Digital preservation / Fellowship

Researching Digital Preservation Practices at Dumbarton Oaks

Written by Heidi Dowding, Resident, Library of Congress National Digital Stewardship Residency (NDSR) 

It has been just under three months since I first arrived in my new post as National Digital Stewardship Resident at Dumbarton Oaks.  The program – administered by the Library of Congress and funded by the Institute of Museum and Library Services (IMLS) – began first with two weeks of intensive study at the Library with some of the top researchers in the field, like MIT’s Nancy McGovern.  After this period of work, residents were sent to their project sites to begin our individual projects.


The inaugural cohort involved ten residents, placed in institutions like the Folger Shakespeare Library and Smithsonian Institution. (I’m the second one from the left.)

My own work has revolved around finding a sustainable institution-wide solution for digital asset management here at Dumbarton Oaks.  The institution’s position as a GLAM (self-defined as gardens, library, archive, and museum) presents a pretty big challenge, as the concept of ‘digital asset’ is quite diversely defined across the institution.  Our holdings not only include digitized rare books and digital collections in the library and archive, but also range from GIS data used for tree care in the gardens to institutional email, not to mention the usual range of departmental documents created in the day-to-day management of any organization.  This broad range of digital objects is supported by a variety of workflows, further complicating the issue of institution-wide management.


The Byzantine Seals Collection is a great example of the unique holdings at Dumbarton Oaks; with over 17,000 seals, the institution is working to provide all of these images online as well as tools and information related to sigillography.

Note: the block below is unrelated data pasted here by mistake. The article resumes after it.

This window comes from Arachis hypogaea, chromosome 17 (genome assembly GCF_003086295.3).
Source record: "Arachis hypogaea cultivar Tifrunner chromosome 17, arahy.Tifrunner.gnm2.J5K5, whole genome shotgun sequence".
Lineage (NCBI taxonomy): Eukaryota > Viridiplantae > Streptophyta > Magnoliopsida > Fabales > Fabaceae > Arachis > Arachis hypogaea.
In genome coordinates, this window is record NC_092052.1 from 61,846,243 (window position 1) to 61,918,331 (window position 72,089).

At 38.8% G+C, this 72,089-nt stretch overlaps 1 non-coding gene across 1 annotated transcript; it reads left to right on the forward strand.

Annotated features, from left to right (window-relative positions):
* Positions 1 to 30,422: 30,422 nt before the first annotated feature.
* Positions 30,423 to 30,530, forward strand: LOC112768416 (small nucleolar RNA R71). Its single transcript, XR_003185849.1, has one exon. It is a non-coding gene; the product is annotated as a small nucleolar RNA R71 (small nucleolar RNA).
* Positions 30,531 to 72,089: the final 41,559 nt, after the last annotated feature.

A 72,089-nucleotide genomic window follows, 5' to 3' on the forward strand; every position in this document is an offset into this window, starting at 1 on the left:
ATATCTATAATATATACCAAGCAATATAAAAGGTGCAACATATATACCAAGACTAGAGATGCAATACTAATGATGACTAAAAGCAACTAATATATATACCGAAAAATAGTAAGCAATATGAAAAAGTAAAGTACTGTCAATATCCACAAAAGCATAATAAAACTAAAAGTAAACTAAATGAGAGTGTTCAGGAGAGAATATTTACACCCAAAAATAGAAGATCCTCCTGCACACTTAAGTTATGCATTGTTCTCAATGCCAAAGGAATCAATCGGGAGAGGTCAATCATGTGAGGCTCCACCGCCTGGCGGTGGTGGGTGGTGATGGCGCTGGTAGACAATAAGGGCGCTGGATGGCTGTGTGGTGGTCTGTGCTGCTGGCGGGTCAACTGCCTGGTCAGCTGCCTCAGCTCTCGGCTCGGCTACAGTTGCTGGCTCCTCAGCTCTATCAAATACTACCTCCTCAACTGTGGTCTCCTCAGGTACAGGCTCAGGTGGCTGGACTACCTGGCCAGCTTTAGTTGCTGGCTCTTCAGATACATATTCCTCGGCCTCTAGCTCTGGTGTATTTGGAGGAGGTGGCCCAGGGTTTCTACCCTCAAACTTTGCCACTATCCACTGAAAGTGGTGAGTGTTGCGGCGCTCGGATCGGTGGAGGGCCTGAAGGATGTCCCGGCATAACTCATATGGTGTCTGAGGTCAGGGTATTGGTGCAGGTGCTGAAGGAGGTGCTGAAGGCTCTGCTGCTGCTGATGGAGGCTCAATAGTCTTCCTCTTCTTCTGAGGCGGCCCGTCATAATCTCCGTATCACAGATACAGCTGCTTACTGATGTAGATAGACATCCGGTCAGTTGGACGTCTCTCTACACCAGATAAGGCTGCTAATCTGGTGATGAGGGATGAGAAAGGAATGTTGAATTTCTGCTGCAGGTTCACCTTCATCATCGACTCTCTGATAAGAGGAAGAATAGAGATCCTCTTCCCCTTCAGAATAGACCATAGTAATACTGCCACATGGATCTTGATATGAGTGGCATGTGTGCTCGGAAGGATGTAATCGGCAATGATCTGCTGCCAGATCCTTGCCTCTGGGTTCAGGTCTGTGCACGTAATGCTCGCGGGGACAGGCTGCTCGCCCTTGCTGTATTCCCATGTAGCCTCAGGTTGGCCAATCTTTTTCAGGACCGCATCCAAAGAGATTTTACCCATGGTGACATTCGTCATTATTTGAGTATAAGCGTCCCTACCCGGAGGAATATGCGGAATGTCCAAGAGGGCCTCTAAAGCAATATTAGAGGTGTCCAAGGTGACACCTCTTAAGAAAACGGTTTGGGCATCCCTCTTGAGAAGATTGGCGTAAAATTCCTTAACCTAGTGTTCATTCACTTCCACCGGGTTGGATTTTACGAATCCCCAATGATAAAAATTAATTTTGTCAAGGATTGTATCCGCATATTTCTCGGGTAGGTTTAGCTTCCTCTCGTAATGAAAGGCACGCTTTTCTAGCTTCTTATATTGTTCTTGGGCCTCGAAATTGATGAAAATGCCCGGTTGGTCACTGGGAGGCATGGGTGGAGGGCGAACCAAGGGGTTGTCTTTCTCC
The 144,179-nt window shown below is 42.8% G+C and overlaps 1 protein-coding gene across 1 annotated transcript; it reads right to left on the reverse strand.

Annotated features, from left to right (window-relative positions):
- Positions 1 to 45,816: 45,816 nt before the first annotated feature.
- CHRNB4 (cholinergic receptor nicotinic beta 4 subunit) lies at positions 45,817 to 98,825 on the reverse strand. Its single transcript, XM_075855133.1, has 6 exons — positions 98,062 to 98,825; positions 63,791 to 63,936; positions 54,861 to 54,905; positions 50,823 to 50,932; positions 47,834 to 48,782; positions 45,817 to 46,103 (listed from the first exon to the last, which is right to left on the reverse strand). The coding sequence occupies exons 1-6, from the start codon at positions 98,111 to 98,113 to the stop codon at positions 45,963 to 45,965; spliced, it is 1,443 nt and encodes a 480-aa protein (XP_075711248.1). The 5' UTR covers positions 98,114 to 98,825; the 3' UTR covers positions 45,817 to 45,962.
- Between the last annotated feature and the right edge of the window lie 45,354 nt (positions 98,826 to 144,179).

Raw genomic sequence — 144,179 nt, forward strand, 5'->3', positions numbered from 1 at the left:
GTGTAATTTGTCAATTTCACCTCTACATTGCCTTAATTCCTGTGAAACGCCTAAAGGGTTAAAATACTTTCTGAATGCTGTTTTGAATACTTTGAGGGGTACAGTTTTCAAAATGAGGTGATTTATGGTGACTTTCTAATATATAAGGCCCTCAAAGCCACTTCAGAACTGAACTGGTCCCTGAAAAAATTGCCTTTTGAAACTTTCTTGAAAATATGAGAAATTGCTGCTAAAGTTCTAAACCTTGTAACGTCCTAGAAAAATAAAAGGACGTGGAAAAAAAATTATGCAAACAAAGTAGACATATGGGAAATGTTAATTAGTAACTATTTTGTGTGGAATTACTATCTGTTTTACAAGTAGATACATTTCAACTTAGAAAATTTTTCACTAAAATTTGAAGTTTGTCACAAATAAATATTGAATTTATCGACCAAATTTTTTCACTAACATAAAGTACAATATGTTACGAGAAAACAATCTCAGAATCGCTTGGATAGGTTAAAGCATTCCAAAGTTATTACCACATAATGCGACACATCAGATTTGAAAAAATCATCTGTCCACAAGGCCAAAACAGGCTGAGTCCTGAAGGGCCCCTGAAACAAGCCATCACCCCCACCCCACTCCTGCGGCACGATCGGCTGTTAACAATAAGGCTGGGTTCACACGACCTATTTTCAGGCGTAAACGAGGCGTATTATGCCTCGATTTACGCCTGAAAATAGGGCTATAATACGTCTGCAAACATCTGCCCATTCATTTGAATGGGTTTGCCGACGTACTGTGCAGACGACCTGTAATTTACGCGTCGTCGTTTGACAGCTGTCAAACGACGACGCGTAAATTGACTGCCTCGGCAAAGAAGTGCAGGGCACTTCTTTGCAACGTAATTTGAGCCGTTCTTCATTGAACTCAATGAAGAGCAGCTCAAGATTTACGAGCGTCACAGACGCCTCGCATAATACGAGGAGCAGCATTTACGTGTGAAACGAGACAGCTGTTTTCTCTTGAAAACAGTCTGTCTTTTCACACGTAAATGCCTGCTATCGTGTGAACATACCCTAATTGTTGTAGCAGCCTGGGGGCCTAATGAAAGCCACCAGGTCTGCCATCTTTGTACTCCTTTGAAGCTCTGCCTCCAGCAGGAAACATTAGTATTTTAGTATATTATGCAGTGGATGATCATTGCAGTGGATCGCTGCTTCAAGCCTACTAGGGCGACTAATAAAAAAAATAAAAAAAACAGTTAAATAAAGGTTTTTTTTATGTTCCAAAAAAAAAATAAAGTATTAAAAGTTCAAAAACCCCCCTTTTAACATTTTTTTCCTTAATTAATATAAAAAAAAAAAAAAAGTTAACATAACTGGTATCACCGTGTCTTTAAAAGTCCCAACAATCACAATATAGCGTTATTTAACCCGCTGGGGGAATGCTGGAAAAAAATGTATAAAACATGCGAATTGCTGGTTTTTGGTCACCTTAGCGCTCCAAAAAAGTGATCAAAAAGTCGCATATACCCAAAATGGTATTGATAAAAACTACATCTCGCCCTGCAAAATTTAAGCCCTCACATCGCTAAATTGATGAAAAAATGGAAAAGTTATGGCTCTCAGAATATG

The first steps of my project have involved gathering data from individuals and departments about digital asset management and preservation practices.  In October, I sent a survey out to all staff and fellows at DO related to personal practices, and have since been using that basic information to overlay departmental information.  Gathering data on departmental practices has largely involved undertaking interviews and focus groups, and looking at workflows from the ground up.


The Image Collection and Fieldwork Archives include great images and films of scholars and practitioners working in the field, adding meta layers to Dumbarton Oaks’ publications and scholarly holdings.

As I work, I am realizing more and more the uniqueness of Dumbarton Oaks’ holdings, and I hope that my project can facilitate greater access to these amazing resources.  I would love to see more of DO’s image collections and scholarship shared through open access, more of the institution’s publications available online, and more digital humanities projects re-imagining DO’s data.  Some of the projects already happening around the web that have been mentioned and discussed here at Dumbarton Oaks are Pelagios and Pleiades, both of which use linked open data to connect documents and information to places in the ancient world.  Down the line, other potential projects could include things like a tree map of the gardens (Calvin College has a great example) or a geo-locative mobile application facilitating greater interactions with the institution’s myriad assets (I helped create something similar with Michigan State University a few years ago). 

There are a lot of great areas to explore, with the world-class scholars and staff here at Dumbarton Oaks.  However, the first step is streamlining inter- and intradepartmental sharing of digital assets, as well as facilitating better storage practices.  The next step of my project will be to undertake an in-depth analysis of departmental practices in order to provide targeted suggestions for better digital preservation practices before moving into a digital asset management system selection.

I’ll be sharing information and resources related to digital preservation as I work.  To get a better idea of what I’m working on and thinking about, you can follow me on Twitter @theglobal_lib and on my blog,


2 thoughts on “Researching Digital Preservation Practices at Dumbarton Oaks

  1. Pingback: A Digital Preservation Residency at Dumbarton Oaks Library | The Signal: Digital Preservation

  2. Pingback: Digital Preservation and the Cultural Heritage Institution | icfa

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